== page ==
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Sun, M., L.-A. Dudley, M. Strynar, A. Lindstrom, and D. Knappe. Abstracts: American Chemical Society Conference, Philadelphia, August 2016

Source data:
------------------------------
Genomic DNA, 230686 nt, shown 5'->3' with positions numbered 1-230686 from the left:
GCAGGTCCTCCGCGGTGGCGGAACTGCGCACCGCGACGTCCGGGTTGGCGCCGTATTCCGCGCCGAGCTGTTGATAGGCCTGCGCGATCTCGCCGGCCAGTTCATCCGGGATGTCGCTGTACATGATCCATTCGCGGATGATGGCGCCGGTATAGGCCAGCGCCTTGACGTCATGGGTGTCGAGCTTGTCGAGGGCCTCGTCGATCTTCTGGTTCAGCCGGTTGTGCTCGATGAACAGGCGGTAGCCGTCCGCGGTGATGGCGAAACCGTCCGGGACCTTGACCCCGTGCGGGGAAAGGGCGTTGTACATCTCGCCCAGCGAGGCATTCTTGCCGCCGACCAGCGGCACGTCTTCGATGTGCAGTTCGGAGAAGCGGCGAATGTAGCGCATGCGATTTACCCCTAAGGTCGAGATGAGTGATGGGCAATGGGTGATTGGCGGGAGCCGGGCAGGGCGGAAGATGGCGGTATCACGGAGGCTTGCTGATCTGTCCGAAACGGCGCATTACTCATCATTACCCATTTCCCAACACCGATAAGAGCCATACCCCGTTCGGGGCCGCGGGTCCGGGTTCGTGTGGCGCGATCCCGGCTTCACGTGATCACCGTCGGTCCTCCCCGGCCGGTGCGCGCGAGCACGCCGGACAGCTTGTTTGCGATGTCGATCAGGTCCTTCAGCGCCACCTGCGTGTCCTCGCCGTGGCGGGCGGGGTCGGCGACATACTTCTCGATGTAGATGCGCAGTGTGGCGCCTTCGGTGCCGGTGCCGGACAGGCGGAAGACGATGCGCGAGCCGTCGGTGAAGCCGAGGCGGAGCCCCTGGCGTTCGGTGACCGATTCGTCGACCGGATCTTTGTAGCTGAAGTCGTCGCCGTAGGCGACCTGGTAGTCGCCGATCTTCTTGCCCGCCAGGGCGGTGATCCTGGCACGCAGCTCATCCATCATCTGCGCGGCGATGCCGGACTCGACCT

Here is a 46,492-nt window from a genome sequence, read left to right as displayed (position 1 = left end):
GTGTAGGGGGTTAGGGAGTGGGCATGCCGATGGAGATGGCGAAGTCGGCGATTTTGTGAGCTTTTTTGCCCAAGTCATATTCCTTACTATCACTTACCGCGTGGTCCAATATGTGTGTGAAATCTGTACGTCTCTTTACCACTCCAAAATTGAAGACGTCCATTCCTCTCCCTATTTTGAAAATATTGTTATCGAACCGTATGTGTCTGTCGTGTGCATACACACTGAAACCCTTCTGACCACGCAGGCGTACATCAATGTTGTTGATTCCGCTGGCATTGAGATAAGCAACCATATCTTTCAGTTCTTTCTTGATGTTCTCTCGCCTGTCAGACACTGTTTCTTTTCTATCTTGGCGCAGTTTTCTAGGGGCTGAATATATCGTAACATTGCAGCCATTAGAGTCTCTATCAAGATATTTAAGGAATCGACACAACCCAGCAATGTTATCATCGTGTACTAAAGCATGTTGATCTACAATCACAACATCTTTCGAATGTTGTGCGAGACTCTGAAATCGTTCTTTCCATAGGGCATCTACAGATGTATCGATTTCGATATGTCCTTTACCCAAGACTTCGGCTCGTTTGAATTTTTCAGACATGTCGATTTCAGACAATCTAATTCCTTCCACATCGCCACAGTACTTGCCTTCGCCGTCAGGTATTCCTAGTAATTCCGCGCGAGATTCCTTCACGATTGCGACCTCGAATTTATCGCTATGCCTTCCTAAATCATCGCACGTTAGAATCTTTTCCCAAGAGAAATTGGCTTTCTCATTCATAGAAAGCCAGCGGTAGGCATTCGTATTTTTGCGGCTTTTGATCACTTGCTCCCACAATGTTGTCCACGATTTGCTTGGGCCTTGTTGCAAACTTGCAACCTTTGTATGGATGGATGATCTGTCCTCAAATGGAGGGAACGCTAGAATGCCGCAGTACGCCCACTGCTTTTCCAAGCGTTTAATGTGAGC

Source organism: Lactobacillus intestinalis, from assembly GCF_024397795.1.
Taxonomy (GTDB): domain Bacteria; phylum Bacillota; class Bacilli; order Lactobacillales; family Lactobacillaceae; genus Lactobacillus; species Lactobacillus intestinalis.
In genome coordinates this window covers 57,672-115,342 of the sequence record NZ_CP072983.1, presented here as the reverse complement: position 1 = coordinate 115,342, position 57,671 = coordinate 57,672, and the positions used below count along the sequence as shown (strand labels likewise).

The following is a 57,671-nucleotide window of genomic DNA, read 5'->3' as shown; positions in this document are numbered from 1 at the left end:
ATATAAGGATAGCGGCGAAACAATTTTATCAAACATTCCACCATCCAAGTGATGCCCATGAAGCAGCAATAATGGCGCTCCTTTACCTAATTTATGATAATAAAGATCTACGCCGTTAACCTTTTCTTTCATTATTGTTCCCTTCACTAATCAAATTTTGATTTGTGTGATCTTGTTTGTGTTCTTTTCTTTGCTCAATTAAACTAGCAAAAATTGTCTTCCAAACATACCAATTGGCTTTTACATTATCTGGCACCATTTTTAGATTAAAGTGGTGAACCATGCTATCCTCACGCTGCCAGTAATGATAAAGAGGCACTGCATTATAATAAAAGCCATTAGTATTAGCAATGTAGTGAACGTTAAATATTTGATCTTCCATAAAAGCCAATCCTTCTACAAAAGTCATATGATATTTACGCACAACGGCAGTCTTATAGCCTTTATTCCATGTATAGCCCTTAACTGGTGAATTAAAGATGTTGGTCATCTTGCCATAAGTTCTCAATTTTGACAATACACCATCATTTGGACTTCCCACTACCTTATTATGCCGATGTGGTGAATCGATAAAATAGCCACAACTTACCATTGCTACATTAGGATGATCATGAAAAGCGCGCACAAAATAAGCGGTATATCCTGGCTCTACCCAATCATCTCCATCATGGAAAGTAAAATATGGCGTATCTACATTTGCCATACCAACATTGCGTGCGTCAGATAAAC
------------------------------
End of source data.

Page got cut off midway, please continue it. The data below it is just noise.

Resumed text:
Because of their persistence, bioaccumulation potential, and (eco)toxicity, long-chain PFASs are being replaced with short-chain PFASs and fluorinated alternatives; however, almost no information exists about the behavior of fluorinated alternatives during drinking water treatment. The objective of this research is to identify parameters that control the adsorption of PFASs--10 traditional PFASs (7 carboxylic acids, 3 sulfonic acids) and 6 emerging perfluoro(poly)ethers (PFPEs)--by a thermally activated wood-based powdered activated carbon (PAC). Adsorbability of PFASs was determined in batch kinetic tests and adsorption isotherm experiments that were conducted in ultrapure water and in North Carolina surface water. PFASs were either natively present in the surface water or spiked at environmentally relevant concentrations (500-1000 ng/L). PFASs were quantified by a large-volume direct-injection LC-MS/MS method using an isotope dilution approach. The removal of PFPEs, for which no authentic standards were available, was studied by changes in relative peak areas instead of concentrations. The adsorbability of PFASs increased with increasing number of perfluorinated carbons, and for a given number of perfluorinated carbons, sulfonic acids were more adsorbable than carboxylic acids. When containing the same number of carbons as the corresponding perfluorocarboxylic acid, monoethers had a lower affinity for PAC. For example, a 6-carbon monoether exhibited an adsorbability that fell between the 5-carbon and 6-carbon perfluorocarboxylic acids. In contrast, the adsorbability of polyethers was higher than that of perfluorocarboxylic acids with the same number of carbon atoms. For example, a 6-carbon/4-ether-oxygen PFPE exhibited an adsorbability similar to the 8-carbon perfluorocarboxylic acid. Similarly, a 5-carbon/3-ether-oxygen PFPE exhibited an adsorbability similar to the 6-carbon perfluorocarboxylic acid. For the PFASs investigated in this study, affinity for PAC was related to the number of perfluorinated carbon atoms and the octanol/water partition coefficient (log D). This relationship can be a useful tool to predict the adsorbability of emerging PFASs by activated carbon.

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